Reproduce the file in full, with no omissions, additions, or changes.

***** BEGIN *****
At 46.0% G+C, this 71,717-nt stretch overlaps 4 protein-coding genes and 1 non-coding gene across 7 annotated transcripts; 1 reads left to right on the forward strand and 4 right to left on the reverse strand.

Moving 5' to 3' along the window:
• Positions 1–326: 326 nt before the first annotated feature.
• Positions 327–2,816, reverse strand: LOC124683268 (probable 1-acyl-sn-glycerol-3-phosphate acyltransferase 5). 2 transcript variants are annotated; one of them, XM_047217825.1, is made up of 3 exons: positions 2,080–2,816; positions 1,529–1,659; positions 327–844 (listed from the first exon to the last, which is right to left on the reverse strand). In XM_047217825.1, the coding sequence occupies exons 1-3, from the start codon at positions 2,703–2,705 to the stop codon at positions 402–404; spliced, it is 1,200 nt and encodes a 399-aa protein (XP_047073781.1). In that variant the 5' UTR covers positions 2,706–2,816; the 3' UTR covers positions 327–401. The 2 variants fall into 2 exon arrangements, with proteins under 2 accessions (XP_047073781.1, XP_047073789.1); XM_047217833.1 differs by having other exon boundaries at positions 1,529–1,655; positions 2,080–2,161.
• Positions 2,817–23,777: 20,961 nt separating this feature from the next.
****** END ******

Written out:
At 46.0% G+C, this 71,717-nt stretch overlaps 4 protein-coding genes and 1 non-coding gene across 7 annotated transcripts; 1 reads left to right on the forward strand and 4 right to left on the reverse strand.

Moving 5' to 3' along the window:
• Positions 1–326: 326 nt before the first annotated feature.
• Positions 327–2,816, reverse strand: LOC124683268 (probable 1-acyl-sn-glycerol-3-phosphate acyltransferase 5). 2 transcript variants are annotated; one of them, XM_047217825.1, is made up of 3 exons: positions 2,080–2,816; positions 1,529–1,659; positions 327–844 (listed from the first exon to the last, which is right to left on the reverse strand). In XM_047217825.1, the coding sequence occupies exons 1-3, from the start codon at positions 2,703–2,705 to the stop codon at positions 402–404; spliced, it is 1,200 nt and encodes a 399-aa protein (XP_047073781.1). In that variant the 5' UTR covers positions 2,706–2,816; the 3' UTR covers positions 327–401. The 2 variants fall into 2 exon arrangements, with proteins under 2 accessions (XP_047073781.1, XP_047073789.1); XM_047217833.1 differs by having other exon boundaries at positions 1,529–1,655; positions 2,080–2,161.
• Positions 2,817–23,777: 20,961 nt separating this feature from the next.